Taxi! Taxi-cabs that have disappeared from Singapore Streets
Updated: Aug 19, 2020
During phase 2 of our new normal, my mentee, Douglas, has kept busy. I started him on Taxis of SG as he likes to draw vehicles. Remember our childhood days when we used to hail "Taxi!" and share them with other commuters? In the late eighties, private radio taxi organisations operated their services from these make-shift huts. Fondly, The Sembawang Hill Estate Radio Taxi Service in Jalan Leban is still a living heritage today, though non-operational! The Boon Lay Garden Radio Taxi Service still operates. Got Douglas to quickly sketch this before it disappears from its locale at Upper Thomson- Sembawang Hill Estate. Happily collaging his sketches and dreaming of wares to market...see his other art-inspired wares to market here
The "Call a Taxi" service started its fleet of black and yellow taxis; most "were stationed at Raffles Place, General Post Office, Grand Hotel de l’Europe, Adelphi Hotel, Raffles Hotel and the company’s garage at 1 Orchard Road, ready to pick up passengers. The fare was 40 cents per mile – the same as when taxi services were introduced a decade earlier."
The first yellow top taxis were brought into Singapore in 1933 by the Wearne Brothers, founded in 1906. We researched it and tried to reproduce it here with its winged tips!
The "Yellow Top Cabs – launched by Universal Cars Limited claimed to have the lowest metered rates for closed cabs – made its debut in Singapore in 1933. Advertisements for Yellow Top Cabs between 1933 and 1934 sang praises of their cleanliness, efficiency and reliability.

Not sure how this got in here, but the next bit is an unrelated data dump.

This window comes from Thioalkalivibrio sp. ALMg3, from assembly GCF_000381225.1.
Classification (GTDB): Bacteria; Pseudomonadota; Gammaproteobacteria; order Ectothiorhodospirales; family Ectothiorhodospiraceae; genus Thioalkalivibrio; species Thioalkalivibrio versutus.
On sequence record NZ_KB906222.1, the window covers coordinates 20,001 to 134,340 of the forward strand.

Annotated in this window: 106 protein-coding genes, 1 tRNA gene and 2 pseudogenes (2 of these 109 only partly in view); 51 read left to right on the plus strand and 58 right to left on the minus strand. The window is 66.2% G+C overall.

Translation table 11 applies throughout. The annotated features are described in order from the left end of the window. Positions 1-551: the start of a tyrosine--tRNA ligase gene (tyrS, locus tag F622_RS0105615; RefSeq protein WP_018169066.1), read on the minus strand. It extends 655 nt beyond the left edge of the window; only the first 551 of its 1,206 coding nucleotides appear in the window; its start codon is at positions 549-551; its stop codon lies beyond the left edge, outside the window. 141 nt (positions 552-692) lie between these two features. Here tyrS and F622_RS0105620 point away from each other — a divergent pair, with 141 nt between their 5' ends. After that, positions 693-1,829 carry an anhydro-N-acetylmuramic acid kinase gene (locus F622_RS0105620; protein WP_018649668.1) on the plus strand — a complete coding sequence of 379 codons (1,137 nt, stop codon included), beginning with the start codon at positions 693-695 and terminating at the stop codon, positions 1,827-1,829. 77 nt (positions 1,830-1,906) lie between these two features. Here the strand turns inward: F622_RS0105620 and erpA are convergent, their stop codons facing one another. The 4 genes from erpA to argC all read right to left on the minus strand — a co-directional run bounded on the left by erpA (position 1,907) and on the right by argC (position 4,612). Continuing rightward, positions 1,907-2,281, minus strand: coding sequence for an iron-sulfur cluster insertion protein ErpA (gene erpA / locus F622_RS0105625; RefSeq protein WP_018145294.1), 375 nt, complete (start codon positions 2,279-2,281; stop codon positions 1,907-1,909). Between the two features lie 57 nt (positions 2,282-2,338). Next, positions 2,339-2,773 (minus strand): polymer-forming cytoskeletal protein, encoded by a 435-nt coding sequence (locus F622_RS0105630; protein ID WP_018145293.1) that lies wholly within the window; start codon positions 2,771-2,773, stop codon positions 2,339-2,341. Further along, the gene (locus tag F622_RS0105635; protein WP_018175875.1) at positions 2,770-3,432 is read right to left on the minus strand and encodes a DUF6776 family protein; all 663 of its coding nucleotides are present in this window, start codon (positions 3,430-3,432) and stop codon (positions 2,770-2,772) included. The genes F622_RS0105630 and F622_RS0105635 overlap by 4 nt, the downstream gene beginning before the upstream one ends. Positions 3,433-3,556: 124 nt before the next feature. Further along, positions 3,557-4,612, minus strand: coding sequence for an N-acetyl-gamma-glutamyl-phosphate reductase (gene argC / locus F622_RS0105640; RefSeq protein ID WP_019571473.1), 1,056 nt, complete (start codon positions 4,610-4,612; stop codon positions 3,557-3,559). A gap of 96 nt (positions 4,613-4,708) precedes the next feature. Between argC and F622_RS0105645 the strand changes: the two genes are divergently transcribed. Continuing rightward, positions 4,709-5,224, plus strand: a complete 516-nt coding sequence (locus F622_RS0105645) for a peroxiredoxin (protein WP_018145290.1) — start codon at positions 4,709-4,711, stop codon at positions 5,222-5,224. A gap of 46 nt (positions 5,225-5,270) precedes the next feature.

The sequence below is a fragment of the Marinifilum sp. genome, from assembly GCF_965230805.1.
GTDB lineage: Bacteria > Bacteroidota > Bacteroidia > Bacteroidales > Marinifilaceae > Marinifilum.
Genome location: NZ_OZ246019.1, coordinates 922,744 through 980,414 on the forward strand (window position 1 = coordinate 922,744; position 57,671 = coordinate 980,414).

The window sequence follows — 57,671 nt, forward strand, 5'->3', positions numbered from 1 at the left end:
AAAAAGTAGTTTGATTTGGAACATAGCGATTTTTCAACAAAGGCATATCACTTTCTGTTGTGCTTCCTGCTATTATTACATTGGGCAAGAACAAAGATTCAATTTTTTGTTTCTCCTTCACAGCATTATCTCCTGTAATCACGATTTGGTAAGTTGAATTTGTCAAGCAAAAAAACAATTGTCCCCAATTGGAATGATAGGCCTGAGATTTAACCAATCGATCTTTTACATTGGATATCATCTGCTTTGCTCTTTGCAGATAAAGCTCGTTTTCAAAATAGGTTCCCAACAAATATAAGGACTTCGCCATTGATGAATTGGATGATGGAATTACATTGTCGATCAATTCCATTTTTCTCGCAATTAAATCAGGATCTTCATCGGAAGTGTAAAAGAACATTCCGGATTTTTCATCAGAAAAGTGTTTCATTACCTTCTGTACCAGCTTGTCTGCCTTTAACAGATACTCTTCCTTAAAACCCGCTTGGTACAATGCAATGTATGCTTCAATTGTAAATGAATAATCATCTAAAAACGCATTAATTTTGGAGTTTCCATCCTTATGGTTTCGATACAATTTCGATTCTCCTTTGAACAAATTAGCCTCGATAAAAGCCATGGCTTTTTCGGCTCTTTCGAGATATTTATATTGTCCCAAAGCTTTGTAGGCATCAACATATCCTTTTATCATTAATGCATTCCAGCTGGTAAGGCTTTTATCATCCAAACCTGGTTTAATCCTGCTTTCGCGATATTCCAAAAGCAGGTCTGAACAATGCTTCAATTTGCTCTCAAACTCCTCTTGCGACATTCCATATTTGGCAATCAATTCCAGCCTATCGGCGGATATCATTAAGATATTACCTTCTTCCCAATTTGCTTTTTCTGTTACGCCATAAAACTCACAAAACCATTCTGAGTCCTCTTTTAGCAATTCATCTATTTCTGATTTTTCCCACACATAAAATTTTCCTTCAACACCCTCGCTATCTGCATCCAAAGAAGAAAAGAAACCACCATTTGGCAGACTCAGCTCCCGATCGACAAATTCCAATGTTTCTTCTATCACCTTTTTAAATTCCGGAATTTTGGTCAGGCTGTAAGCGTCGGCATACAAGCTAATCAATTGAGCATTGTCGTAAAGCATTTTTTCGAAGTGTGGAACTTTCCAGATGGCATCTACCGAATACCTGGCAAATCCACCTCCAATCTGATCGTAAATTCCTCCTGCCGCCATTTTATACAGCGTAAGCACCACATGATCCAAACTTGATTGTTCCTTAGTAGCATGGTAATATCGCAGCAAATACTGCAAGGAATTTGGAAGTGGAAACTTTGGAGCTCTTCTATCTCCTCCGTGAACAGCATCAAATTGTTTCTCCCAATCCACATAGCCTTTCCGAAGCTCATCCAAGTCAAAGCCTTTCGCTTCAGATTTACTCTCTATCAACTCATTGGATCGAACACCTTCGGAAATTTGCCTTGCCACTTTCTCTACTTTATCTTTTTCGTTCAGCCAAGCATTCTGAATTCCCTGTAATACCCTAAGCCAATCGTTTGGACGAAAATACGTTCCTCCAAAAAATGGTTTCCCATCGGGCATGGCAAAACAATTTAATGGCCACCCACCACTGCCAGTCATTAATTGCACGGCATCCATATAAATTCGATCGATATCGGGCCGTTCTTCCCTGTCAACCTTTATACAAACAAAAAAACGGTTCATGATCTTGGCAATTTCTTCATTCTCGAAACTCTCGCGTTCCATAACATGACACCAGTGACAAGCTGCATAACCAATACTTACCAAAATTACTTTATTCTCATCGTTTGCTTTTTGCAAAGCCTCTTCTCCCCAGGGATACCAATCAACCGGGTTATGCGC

Image from National Archives: The cabs were available at taxi stands – at Raffles Place, Collyer Quay, Battery Road, Raffles Hotel, Stamford Road and Orchard Road – and could also be booked by telephone. Source Biblioasia
"After World War II, many private cars were used by unlicensed taxi drivers to ply the streets for hire. These illegal “pirate taxis” caused problems for both licensed taxi drivers as well as the authorities, although it was argued that they provided a much-needed public service.
In 1970, the National Trades Union Congress started its Comfort taxi service and offered pirate taxi drivers the opportunity to join its operations. A total ban on pirate taxis came into force in July the following year." Source Biblioasia
1940s – The First London-type Taxi We reproduced this from relevant images of old.
An Austin 1949 model arrived in Singapore in November 1949 as the colony’s first ever London-type taxi, causing quite a stir as pedestrians and passengers gazed at the vehicle with interest. Designed with a capacity to carry five passengers, the new taxi, however, was out of reach for most drivers due to its high cost of $7,000.
Taximeters introduced in 1950s
In 1970, the NTUC Workers’ Co-operative Commonwealth for Transport was established with a fleet of 1,000 taxis. It would later become NTUC-Comfort, the largest player in the local taxi-cab industry for decades. Taxi licenses became non-transferable in 1973; the new taxi licenses were only issued to NTUC-Comfort. Source - Remember Singapore
1980s | Air-conditioned taxis were introduced in 1977 In 1982, radios were allowed to be installed in the taxis. In the same year, front-seat seat belts were made compulsory. In the early eighties, NTUC-Comfort made a step ahead of others by changing all their taxis’ mechanical taximeters to electronics ones. By 1984, all taxis in Singapore were required to be fitted with the electronic meters.
Toyota Corona Taxis - SBS Taxi re-interpreted from old photos
There were 11,668 taxis running on Singapore roads by 1985, shared by the Singapore Commuters, NTUC-Comfort, Singapore Airport Bus Services (SABS) and SBS Taxi. NTUC-Comfort continued to own the largest taxi fleet, with almost 6,300 cars, whereas there were only 300 taxis under SABS.
SBS Taxi, a new player joining the market just two years earlier, launched their Toyota Corona taxis in white and red colours, the same signature colours used for their SBS buses.